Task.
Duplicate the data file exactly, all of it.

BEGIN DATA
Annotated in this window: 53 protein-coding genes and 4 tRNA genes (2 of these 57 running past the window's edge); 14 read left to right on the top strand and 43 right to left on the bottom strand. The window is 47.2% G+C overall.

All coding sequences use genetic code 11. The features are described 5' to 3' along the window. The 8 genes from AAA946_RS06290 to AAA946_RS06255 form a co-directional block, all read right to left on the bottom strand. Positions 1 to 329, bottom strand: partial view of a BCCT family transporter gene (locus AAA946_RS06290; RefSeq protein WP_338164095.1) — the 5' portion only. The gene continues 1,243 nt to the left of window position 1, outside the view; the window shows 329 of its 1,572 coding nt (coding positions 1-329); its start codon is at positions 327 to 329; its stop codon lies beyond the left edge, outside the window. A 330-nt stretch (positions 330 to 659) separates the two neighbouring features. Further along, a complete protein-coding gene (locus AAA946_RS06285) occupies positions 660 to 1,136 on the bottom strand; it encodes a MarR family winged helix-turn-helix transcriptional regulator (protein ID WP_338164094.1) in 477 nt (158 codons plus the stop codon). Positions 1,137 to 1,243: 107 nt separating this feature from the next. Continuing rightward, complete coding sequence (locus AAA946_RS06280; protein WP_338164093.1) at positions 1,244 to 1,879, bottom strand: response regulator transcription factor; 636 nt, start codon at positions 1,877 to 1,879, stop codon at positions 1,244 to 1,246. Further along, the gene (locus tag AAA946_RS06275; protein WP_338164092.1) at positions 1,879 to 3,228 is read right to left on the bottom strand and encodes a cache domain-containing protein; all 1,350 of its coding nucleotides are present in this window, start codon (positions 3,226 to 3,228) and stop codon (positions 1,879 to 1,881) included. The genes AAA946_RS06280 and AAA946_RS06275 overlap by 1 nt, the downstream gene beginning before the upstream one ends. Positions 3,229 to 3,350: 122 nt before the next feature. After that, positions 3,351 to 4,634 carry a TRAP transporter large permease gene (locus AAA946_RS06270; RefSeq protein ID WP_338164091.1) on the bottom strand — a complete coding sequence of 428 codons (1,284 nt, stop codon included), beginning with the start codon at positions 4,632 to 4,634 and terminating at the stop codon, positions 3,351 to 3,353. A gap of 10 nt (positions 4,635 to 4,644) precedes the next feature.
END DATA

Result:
Annotated in this window: 53 protein-coding genes and 4 tRNA genes (2 of these 57 running past the window's edge); 14 read left to right on the top strand and 43 right to left on the bottom strand. The window is 47.2% G+C overall.

All coding sequences use genetic code 11. The features are described 5' to 3' along the window. The 8 genes from AAA946_RS06290 to AAA946_RS06255 form a co-directional block, all read right to left on the bottom strand. Positions 1 to 329, bottom strand: partial view of a BCCT family transporter gene (locus AAA946_RS06290; RefSeq protein WP_338164095.1) — the 5' portion only. The gene continues 1,243 nt to the left of window position 1, outside the view; the window shows 329 of its 1,572 coding nt (coding positions 1-329); its start codon is at positions 327 to 329; its stop codon lies beyond the left edge, outside the window. A 330-nt stretch (positions 330 to 659) separates the two neighbouring features. Further along, a complete protein-coding gene (locus AAA946_RS06285) occupies positions 660 to 1,136 on the bottom strand; it encodes a MarR family winged helix-turn-helix transcriptional regulator (protein ID WP_338164094.1) in 477 nt (158 codons plus the stop codon). Positions 1,137 to 1,243: 107 nt separating this feature from the next. Continuing rightward, complete coding sequence (locus AAA946_RS06280; protein WP_338164093.1) at positions 1,244 to 1,879, bottom strand: response regulator transcription factor; 636 nt, start codon at positions 1,877 to 1,879, stop codon at positions 1,244 to 1,246. Further along, the gene (locus tag AAA946_RS06275; protein WP_338164092.1) at positions 1,879 to 3,228 is read right to left on the bottom strand and encodes a cache domain-containing protein; all 1,350 of its coding nucleotides are present in this window, start codon (positions 3,226 to 3,228) and stop codon (positions 1,879 to 1,881) included. The genes AAA946_RS06280 and AAA946_RS06275 overlap by 1 nt, the downstream gene beginning before the upstream one ends. Positions 3,229 to 3,350: 122 nt before the next feature. After that, positions 3,351 to 4,634 carry a TRAP transporter large permease gene (locus AAA946_RS06270; RefSeq protein ID WP_338164091.1) on the bottom strand — a complete coding sequence of 428 codons (1,284 nt, stop codon included), beginning with the start codon at positions 4,632 to 4,634 and terminating at the stop codon, positions 3,351 to 3,353. A gap of 10 nt (positions 4,635 to 4,644) precedes the next feature.